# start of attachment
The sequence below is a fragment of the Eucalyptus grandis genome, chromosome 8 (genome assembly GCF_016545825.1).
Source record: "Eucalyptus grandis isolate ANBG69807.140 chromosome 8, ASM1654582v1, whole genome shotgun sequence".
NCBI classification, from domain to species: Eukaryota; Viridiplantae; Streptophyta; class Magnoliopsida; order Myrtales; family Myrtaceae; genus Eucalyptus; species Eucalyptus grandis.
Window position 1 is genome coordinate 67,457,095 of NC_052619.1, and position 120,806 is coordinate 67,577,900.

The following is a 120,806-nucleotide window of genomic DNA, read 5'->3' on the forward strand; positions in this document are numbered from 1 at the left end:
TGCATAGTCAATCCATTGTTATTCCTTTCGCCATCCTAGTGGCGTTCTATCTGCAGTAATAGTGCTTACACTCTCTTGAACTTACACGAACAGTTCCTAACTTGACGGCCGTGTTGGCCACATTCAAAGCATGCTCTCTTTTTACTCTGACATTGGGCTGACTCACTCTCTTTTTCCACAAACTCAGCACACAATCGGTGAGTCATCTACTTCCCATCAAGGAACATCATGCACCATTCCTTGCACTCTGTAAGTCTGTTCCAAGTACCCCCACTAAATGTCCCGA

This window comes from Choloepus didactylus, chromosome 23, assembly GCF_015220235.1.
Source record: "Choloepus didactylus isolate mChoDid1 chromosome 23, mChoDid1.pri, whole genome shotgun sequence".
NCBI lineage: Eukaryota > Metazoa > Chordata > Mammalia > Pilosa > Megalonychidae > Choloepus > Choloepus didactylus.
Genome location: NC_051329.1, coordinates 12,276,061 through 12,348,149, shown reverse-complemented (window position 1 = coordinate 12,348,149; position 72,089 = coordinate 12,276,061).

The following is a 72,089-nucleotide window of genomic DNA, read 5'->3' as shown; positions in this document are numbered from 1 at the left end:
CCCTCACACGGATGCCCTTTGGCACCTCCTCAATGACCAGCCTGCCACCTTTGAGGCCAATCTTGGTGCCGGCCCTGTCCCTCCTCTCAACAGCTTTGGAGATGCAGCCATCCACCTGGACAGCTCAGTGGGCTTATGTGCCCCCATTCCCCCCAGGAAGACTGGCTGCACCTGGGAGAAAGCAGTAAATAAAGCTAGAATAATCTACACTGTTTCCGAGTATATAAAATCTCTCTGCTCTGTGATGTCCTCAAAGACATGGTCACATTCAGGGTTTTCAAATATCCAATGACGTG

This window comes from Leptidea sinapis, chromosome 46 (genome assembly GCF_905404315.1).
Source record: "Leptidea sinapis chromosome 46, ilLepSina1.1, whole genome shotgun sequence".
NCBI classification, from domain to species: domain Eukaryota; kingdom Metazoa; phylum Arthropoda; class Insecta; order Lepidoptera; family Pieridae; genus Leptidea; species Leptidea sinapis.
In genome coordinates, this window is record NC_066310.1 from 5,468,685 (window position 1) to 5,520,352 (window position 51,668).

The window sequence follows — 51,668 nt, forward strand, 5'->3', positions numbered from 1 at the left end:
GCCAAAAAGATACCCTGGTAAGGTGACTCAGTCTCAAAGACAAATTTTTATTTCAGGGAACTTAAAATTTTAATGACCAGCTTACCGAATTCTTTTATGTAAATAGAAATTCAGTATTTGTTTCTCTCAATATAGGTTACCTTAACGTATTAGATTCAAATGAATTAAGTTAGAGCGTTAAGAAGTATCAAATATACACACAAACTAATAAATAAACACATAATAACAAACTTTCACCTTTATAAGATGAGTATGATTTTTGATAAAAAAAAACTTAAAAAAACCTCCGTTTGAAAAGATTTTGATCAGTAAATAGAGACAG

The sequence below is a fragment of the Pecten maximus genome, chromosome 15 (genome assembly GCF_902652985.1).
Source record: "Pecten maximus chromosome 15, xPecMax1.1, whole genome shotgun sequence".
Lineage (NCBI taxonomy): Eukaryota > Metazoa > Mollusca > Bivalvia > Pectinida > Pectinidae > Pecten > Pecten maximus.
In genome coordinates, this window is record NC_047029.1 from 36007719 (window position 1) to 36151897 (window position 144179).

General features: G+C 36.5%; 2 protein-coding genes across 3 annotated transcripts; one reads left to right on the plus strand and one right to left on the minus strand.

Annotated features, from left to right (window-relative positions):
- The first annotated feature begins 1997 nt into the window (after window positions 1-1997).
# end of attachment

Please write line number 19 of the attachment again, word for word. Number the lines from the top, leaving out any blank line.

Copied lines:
The sequence below is a fragment of the Pecten maximus genome, chromosome 15 (genome assembly GCF_902652985.1).